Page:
Clinical and genetic understanding of chromaffin tumors has been greatly enhanced in the last few years. Although some pheochromocytoma genes may still be unknown, the role of RET, VHL, SDHB, SDHD and NF1 genes is unequivocal and phenotypes are also being better characterized. The loss of function of VHL and NF1 genes can lead to a variety of tumors including phechromocytoma and their mechanism of action is under intensive investigation. Many different mutations are responsible for VHL gene inactivation but only missense mutations have been described so far in families with pheochromocytoma. Because of its large size extensive mutation analysis of the NF1 gene has seldom been performed, and mutations have only been identified in about 15% of patients. Several point mutations have been found in exon 31. Differences in pheochromocytoma phenotype in VHL or NF1 are not very pronounced, but it may be of some interest to consider the two groups separately. In VHL, pheochromocytoma has an earlier onset than in sporadic forms, it is often multiple, and malignancy is less frequent. The mean age of diagnosis is 28 years, the youngest patient being 5 years old. In NF1 patients pheochromocytoma phenotype is similar to sporadic forms. The mean age of pheochromocytoma onset is 42 years; 84% of patients have solitary adrenal tumors, 9.6% have bilateral adrenal disease and 6.1% have ectopic pheochromocytomas; malignant pheochromocytomas were identified in 11.5% of the cases. The group of pheochromocytoma susceptibility genes includes, along with the tumor suppressor genes VHL and NF1, the proto-oncogene RET and the genes encoding succinate dehydrogenase subunit D and succinate dehydrogenase subunit B. Whether there is a common pathway among these different genes is still a matter of debate.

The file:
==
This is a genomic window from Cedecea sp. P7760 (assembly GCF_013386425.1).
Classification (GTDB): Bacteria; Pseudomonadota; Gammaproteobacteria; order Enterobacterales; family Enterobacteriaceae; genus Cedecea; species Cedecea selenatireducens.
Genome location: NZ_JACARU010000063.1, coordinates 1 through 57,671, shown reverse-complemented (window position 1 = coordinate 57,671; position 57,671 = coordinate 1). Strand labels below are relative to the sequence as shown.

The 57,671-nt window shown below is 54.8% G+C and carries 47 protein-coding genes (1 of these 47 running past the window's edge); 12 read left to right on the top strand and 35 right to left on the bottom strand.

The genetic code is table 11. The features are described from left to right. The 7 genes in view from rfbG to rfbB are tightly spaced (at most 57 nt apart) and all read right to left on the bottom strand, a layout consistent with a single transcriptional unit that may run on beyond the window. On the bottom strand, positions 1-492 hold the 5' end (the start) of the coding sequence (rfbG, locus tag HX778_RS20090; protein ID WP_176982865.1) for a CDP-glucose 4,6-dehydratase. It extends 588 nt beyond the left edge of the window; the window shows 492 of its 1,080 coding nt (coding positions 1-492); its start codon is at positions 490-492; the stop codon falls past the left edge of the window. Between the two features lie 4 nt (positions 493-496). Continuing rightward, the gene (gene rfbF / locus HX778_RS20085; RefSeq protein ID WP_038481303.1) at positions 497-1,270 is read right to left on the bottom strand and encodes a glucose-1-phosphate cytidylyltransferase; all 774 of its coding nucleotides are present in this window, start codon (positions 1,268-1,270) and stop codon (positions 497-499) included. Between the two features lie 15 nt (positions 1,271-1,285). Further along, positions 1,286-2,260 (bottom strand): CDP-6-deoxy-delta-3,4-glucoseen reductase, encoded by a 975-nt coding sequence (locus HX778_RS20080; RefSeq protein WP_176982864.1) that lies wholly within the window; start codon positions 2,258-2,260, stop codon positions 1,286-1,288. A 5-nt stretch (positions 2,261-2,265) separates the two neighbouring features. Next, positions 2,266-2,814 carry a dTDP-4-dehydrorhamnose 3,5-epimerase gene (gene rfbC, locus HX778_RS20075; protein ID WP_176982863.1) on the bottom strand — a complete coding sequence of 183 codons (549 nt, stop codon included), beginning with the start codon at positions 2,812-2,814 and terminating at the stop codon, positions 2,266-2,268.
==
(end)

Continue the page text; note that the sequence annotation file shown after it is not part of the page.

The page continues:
NF1 paraganglioma pheochromocytoma type 1 neurofibromatosis VHL Von Hippel–Lindau